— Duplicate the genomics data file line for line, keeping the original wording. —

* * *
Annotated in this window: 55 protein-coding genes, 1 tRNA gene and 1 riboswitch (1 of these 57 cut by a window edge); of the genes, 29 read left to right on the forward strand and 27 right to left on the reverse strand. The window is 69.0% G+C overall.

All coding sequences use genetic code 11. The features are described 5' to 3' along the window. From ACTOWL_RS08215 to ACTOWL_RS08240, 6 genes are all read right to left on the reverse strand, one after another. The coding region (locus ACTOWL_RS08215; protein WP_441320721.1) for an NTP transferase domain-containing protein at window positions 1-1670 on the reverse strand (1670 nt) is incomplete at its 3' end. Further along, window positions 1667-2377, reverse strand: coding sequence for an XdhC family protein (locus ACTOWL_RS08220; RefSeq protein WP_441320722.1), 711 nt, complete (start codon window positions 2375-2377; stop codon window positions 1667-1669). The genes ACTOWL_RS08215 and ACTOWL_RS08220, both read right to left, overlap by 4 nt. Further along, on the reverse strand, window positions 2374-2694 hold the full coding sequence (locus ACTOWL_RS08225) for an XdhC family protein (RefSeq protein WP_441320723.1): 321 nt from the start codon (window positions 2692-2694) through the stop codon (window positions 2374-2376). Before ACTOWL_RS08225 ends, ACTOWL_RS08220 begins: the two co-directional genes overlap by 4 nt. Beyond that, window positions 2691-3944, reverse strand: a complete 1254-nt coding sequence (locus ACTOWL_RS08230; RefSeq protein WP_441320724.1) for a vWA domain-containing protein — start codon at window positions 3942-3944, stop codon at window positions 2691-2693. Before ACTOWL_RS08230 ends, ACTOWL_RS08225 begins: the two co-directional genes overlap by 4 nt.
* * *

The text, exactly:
Annotated in this window: 55 protein-coding genes, 1 tRNA gene and 1 riboswitch (1 of these 57 cut by a window edge); of the genes, 29 read left to right on the forward strand and 27 right to left on the reverse strand. The window is 69.0% G+C overall.

All coding sequences use genetic code 11. The features are described 5' to 3' along the window. From ACTOWL_RS08215 to ACTOWL_RS08240, 6 genes are all read right to left on the reverse strand, one after another. The coding region (locus ACTOWL_RS08215; protein WP_441320721.1) for an NTP transferase domain-containing protein at window positions 1-1670 on the reverse strand (1670 nt) is incomplete at its 3' end. Further along, window positions 1667-2377, reverse strand: coding sequence for an XdhC family protein (locus ACTOWL_RS08220; RefSeq protein WP_441320722.1), 711 nt, complete (start codon window positions 2375-2377; stop codon window positions 1667-1669). The genes ACTOWL_RS08215 and ACTOWL_RS08220, both read right to left, overlap by 4 nt. Further along, on the reverse strand, window positions 2374-2694 hold the full coding sequence (locus ACTOWL_RS08225) for an XdhC family protein (RefSeq protein WP_441320723.1): 321 nt from the start codon (window positions 2692-2694) through the stop codon (window positions 2374-2376). Before ACTOWL_RS08225 ends, ACTOWL_RS08220 begins: the two co-directional genes overlap by 4 nt. Beyond that, window positions 2691-3944, reverse strand: a complete 1254-nt coding sequence (locus ACTOWL_RS08230; RefSeq protein WP_441320724.1) for a vWA domain-containing protein — start codon at window positions 3942-3944, stop codon at window positions 2691-2693. Before ACTOWL_RS08230 ends, ACTOWL_RS08225 begins: the two co-directional genes overlap by 4 nt.